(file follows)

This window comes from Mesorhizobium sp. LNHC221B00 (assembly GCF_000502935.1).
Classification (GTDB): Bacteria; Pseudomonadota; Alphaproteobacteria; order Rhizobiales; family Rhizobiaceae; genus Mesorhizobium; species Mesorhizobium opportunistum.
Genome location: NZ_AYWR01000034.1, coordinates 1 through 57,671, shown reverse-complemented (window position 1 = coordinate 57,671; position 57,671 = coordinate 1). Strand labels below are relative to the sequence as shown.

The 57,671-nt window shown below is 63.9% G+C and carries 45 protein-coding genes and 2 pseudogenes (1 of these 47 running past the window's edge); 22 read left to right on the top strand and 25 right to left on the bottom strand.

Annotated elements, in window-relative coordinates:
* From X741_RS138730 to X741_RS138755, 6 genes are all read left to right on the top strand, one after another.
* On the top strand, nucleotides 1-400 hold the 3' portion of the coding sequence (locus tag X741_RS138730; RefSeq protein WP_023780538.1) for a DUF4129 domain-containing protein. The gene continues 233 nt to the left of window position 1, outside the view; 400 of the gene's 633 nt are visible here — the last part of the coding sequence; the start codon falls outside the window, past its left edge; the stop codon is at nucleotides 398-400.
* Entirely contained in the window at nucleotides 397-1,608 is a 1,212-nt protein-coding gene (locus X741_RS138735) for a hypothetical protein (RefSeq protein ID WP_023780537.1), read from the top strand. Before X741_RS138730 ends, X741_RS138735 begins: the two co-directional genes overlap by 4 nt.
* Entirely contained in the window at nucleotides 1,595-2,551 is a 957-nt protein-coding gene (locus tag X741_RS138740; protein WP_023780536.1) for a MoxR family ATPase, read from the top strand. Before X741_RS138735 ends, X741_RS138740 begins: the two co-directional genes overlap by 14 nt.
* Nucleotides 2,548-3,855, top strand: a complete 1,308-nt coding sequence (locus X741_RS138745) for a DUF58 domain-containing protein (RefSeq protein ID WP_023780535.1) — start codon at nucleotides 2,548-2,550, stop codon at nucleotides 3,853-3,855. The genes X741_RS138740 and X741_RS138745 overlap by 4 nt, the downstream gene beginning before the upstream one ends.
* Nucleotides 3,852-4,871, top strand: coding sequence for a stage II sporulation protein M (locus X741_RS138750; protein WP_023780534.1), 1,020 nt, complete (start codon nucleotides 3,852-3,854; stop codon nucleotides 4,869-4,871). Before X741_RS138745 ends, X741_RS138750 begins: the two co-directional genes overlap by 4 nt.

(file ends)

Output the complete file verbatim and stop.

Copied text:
This window comes from Mesorhizobium sp. LNHC221B00 (assembly GCF_000502935.1).
Classification (GTDB): Bacteria; Pseudomonadota; Alphaproteobacteria; order Rhizobiales; family Rhizobiaceae; genus Mesorhizobium; species Mesorhizobium opportunistum.
Genome location: NZ_AYWR01000034.1, coordinates 1 through 57,671, shown reverse-complemented (window position 1 = coordinate 57,671; position 57,671 = coordinate 1). Strand labels below are relative to the sequence as shown.

The 57,671-nt window shown below is 63.9% G+C and carries 45 protein-coding genes and 2 pseudogenes (1 of these 47 running past the window's edge); 22 read left to right on the top strand and 25 right to left on the bottom strand.

Annotated elements, in window-relative coordinates:
* From X741_RS138730 to X741_RS138755, 6 genes are all read left to right on the top strand, one after another.
* On the top strand, nucleotides 1-400 hold the 3' portion of the coding sequence (locus tag X741_RS138730; RefSeq protein WP_023780538.1) for a DUF4129 domain-containing protein. The gene continues 233 nt to the left of window position 1, outside the view; 400 of the gene's 633 nt are visible here — the last part of the coding sequence; the start codon falls outside the window, past its left edge; the stop codon is at nucleotides 398-400.
* Entirely contained in the window at nucleotides 397-1,608 is a 1,212-nt protein-coding gene (locus X741_RS138735) for a hypothetical protein (RefSeq protein ID WP_023780537.1), read from the top strand. Before X741_RS138730 ends, X741_RS138735 begins: the two co-directional genes overlap by 4 nt.
* Entirely contained in the window at nucleotides 1,595-2,551 is a 957-nt protein-coding gene (locus tag X741_RS138740; protein WP_023780536.1) for a MoxR family ATPase, read from the top strand. Before X741_RS138735 ends, X741_RS138740 begins: the two co-directional genes overlap by 14 nt.
* Nucleotides 2,548-3,855, top strand: a complete 1,308-nt coding sequence (locus X741_RS138745) for a DUF58 domain-containing protein (RefSeq protein ID WP_023780535.1) — start codon at nucleotides 2,548-2,550, stop codon at nucleotides 3,853-3,855. The genes X741_RS138740 and X741_RS138745 overlap by 4 nt, the downstream gene beginning before the upstream one ends.
* Nucleotides 3,852-4,871, top strand: coding sequence for a stage II sporulation protein M (locus X741_RS138750; protein WP_023780534.1), 1,020 nt, complete (start codon nucleotides 3,852-3,854; stop codon nucleotides 4,869-4,871). Before X741_RS138745 ends, X741_RS138750 begins: the two co-directional genes overlap by 4 nt.